Recently a couple of bloggers have drawn my attention to this video of violinist Julia Fischer and violist Gordon Nikolic recording Mozart's Sinfonia Concertante. There are, of course, countless recordings of classical musicians on YouTube by now; for whatever reason, I haven't been that interested, but I did find this video unexpectedly engaging, and understanding what makes music engaging (or not engaging) is a topic that has been engaging me lately.
Now Mozart would seem to be among those composers least in need of a matchmaker, but the truth is that his music, ever polished and elegant, doesn't always grab me the way I think it's supposed to. And I know I'm not alone here. I've been maintaining a class blog for a senior seminar I'm teaching, and a very fine music student recently "confessed" there to finding Mozart boring - and he got some sympathy from classmates. Hey, I've had these thoughts myself, at least with respect to parts of the Köchel catalog, although poor Mozart could hardly have expected that just about everything he wrote would be preserved and played over and over again. In fact, the specific complaint of another student was that she'd heard too many Mozart works too many times.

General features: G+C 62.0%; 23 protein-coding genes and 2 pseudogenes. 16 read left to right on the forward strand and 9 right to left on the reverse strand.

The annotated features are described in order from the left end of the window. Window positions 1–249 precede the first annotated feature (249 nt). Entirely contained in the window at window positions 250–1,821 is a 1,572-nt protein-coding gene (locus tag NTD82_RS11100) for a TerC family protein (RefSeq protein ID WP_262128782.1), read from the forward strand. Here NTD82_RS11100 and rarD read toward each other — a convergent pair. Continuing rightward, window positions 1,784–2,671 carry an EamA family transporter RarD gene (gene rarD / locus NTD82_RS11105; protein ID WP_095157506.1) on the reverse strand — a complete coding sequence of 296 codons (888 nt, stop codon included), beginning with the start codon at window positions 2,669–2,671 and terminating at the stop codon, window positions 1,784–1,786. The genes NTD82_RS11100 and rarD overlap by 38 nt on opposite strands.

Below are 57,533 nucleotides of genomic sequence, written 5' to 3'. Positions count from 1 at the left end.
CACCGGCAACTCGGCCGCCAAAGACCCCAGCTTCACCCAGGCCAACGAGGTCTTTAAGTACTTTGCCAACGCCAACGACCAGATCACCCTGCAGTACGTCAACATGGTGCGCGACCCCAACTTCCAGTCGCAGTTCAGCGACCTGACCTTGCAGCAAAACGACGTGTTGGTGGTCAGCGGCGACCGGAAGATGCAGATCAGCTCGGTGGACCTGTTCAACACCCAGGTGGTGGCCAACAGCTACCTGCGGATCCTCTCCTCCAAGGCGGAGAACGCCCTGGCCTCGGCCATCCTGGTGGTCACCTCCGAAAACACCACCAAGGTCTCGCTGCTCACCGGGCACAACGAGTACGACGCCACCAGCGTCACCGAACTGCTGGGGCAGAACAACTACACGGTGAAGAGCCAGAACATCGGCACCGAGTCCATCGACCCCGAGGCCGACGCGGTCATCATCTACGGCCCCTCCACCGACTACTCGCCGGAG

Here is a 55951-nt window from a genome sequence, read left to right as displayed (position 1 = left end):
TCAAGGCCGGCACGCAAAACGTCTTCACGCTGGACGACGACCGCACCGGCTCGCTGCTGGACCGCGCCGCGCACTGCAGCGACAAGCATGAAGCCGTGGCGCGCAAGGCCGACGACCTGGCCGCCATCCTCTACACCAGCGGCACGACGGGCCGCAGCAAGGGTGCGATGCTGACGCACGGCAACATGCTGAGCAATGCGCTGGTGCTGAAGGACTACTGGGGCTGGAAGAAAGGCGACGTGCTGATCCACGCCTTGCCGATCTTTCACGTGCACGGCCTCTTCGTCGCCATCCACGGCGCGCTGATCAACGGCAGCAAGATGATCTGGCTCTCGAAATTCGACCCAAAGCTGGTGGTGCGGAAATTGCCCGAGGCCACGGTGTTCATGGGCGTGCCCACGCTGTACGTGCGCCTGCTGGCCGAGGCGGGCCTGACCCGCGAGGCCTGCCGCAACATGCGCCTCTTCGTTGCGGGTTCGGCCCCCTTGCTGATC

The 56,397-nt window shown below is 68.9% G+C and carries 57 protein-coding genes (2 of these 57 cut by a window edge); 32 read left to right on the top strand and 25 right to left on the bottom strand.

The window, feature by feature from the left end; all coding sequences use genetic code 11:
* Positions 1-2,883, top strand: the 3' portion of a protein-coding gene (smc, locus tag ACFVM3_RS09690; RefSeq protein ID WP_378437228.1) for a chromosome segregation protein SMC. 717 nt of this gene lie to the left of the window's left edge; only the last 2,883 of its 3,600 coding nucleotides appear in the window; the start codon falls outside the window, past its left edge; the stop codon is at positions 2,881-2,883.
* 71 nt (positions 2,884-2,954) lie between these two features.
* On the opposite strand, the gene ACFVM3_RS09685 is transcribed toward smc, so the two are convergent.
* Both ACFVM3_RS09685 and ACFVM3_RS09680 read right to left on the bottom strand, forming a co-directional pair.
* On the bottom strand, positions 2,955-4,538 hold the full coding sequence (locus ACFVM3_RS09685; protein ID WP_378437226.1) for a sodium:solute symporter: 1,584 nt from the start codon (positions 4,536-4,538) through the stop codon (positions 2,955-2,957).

But, trust me, I haven't come to bury Mozart. Rather, the Fischer/Nikolic video managed, within a few minutes, to make me remember how much I love the Sinfonia Concertante, a piece I hadn't thought about for some time. The fine playing was certainly part of the reason, but I'd say the catalyst for my engagement was seeing the unpretentiously informal and joyful way in which they interacted with each other and Mozart. I'm sure it's a fault of my own that I need these little extra-musical nudges, but I find it easy to hear Mozart as superficial and to forget to tune into the inner life of the music. To some degree, this problem (which can happen with all sorts of music) is just an aspect of living in our over-stimulating world. There's so much to take in all the time, and we're so used to hearing this sort of music as background. It's not surprising that we can find ourselves listening without listening. What I find intriguing is that once the listening gets started, the external catalyst isn't really needed any more. In fact, I ended up paying to download the entire album (sans video), which is a good indicator that record companies are smart to post free videos like this. (You can watch the entire first movement at their website.)
Another recent example of an engaging catalyst came from a student who's preparing to play and conduct Mozart's Piano Concerto in G, K. 453. He's not my piano student, but I was working with him on the program notes, and I asked him how he might describe the "finale of the finale," when a playful set of variations kicks into high presto gear. (Hear here.) He mentioned that the music there reminded him a bit of gospel style - this not only immediately made sense to me, but it unlocked something in the way I heard the music. It's not so much that I believe Mozart was really channeling 20th-century gospel, but I suddenly heard an inelegant, earthy giddiness in the music that I too easily miss in Mozart. (Again, my fault more than his, but still.) I was engaged.